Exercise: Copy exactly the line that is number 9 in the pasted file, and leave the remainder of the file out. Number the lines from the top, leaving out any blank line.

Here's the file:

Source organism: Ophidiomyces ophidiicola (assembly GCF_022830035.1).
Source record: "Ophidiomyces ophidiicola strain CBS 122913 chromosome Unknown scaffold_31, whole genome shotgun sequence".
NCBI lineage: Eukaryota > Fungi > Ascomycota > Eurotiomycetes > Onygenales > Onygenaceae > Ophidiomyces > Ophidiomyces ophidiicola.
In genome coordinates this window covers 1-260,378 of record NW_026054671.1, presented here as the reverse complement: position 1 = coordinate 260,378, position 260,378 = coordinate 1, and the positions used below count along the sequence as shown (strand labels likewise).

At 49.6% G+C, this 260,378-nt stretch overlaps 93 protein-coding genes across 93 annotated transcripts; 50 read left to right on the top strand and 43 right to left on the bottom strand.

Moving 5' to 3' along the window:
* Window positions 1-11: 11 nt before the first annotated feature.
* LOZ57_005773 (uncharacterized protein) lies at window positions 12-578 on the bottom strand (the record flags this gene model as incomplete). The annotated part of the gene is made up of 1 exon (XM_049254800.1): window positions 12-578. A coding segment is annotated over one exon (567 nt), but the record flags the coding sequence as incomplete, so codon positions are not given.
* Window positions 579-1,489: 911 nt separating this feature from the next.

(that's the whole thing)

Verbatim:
* Window positions 579-1,489: 911 nt separating this feature from the next.